private int counter = 0;

    public int Get()
    {
        return counter;
    }

    public int Add(int numberToAdd) 
    {
        counter += numberToAdd;
        CounterChanged?.Invoke(this, counter);
        return counter;
    }

    public event EventHandler<int> CounterChanged;
}

The interesting bit here is CounterChanged?.Invoke(this, counter).

This line makes sure that whenever counter is updated, the CounterChanged event handler is invoked and the newly updated counter is passed as event data. Any code that subscribes to this event will receive the new counter whenever it is updated.

In this example, counter is a simple int but could be any .net object, including custom types.

It is not shown in the sample, but in theory, the service could be fronted by an API and multiple applications could be calling into it and updating the counter.

The code for the counter service is here: https://github.com/martinkearn/Blazor-Realtime-Events/blob/master/src/BlazorServerRealtime.Services/CounterService.cs.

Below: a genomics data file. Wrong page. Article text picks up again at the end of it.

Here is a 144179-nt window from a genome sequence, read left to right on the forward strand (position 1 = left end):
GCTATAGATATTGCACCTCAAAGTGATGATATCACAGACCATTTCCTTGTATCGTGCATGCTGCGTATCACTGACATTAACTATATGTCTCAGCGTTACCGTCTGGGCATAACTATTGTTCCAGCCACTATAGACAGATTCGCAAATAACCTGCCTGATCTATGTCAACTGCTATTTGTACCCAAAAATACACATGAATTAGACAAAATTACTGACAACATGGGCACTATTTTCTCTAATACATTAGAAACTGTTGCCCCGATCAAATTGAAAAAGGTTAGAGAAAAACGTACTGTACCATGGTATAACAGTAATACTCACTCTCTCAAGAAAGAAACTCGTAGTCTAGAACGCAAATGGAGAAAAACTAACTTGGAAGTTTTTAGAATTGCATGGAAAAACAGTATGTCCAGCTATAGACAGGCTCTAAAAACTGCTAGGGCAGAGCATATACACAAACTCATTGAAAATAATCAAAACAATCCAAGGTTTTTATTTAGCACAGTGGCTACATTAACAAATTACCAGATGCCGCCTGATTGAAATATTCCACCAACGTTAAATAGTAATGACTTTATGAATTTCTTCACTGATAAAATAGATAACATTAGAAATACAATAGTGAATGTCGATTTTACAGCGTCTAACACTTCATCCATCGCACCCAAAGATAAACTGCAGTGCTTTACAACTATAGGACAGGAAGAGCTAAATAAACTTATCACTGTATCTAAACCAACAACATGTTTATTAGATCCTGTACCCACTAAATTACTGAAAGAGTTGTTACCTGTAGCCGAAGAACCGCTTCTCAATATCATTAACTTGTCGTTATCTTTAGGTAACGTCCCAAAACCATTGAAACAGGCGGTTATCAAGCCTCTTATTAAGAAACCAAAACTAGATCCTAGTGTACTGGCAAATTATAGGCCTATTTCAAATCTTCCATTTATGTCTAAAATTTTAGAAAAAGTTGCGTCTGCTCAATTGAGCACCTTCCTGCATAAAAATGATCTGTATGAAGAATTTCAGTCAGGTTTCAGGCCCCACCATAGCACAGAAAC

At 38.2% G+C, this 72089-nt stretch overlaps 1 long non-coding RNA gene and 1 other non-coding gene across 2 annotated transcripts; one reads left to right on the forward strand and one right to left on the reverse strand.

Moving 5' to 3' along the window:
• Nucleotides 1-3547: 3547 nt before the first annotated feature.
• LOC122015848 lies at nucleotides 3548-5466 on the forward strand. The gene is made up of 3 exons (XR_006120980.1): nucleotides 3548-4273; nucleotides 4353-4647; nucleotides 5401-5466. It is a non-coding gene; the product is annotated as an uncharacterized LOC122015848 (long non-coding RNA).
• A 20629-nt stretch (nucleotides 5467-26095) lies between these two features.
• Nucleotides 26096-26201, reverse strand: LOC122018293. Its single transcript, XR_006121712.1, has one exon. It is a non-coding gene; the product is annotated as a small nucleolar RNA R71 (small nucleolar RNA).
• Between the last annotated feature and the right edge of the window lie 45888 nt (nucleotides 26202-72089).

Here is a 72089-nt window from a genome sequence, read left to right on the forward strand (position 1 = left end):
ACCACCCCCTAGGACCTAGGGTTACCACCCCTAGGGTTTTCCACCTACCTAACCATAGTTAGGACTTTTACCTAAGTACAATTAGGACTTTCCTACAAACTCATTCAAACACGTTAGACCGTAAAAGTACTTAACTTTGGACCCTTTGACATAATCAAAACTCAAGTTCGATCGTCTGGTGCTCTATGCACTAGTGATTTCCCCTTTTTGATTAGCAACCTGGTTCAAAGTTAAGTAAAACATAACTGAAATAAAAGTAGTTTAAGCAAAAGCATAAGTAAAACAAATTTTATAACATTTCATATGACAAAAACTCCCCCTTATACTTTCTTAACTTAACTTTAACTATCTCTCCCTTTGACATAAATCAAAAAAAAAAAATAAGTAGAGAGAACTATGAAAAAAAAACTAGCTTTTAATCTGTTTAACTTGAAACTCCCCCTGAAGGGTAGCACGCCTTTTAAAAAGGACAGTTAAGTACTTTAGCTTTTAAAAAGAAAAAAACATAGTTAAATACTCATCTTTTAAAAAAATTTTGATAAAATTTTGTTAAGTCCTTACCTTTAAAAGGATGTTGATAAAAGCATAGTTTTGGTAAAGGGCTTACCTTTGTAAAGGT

Blazor & Dependency Injected Services

One of the really cool things about Blazor apps is that you can use standard .net dependency injection to inject services directly into your Blazor application. This means that front-end code can directly access the service.

To do this, we first need to add the service to the startup.cs for the Blazor application.

Add this to the ConfigureServices method in startup.cs just like you would normally for .net DI.

services.AddSingleton<ICounterService, CounterService>();

NOTE: In the sample project, the .Services and .Application (Blazor) projects are separate projects in the same solution. It is not required, but I think this better illustrates that the service is just a .net standard class library and nothing to do with Blazor. In order for the .Application project to use the .Service for DI, there must be a project reference to the .Service project.

Now that you have the service dependency injected into your Blazor project, you can simply use it in any Blazor page or component by adding this to the top of the file:

@inject ICounterService CounterService

This means that in your Blazor code you can do things like this in the code section:

var counter = CounterService.Get();

And this in the mark-up:

<p>Counter: <strong>@counter</strong></p>

The full code for startup.cs is here (most of it from the default Blazor template): https://github.com/martinkearn/Blazor-Realtime-Events/blob/master/src/BlazorServerRealtime.Application/Startup.cs